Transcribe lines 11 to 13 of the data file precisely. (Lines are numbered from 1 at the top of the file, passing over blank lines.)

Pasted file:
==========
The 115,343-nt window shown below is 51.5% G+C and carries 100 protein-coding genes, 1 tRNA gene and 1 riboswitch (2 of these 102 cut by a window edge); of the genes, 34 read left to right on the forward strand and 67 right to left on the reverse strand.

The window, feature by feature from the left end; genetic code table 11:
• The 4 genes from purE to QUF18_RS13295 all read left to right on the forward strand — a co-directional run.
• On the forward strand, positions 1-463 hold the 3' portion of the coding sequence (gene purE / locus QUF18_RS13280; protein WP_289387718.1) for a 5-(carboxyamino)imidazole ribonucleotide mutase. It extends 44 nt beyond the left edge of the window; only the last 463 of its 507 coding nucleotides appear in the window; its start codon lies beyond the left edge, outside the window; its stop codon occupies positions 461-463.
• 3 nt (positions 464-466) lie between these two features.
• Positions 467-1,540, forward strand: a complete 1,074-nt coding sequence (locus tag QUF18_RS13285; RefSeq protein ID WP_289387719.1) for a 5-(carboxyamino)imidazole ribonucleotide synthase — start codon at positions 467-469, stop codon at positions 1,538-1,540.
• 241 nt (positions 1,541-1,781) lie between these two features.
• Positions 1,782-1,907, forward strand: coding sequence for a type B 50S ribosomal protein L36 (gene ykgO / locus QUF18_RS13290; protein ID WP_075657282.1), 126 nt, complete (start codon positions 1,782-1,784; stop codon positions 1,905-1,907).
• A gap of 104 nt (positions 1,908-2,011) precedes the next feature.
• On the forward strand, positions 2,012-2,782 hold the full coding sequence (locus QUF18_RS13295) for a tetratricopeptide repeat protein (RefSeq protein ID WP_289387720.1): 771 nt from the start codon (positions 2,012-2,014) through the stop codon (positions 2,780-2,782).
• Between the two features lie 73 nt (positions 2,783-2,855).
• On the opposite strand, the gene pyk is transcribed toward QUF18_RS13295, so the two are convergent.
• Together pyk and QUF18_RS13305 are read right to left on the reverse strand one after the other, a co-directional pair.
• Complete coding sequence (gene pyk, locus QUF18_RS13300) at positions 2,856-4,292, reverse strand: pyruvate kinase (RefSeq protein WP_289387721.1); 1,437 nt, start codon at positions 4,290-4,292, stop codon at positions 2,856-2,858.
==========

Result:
• Between the two features lie 73 nt (positions 2,783-2,855).
• On the opposite strand, the gene pyk is transcribed toward QUF18_RS13295, so the two are convergent.
• Together pyk and QUF18_RS13305 are read right to left on the reverse strand one after the other, a co-directional pair.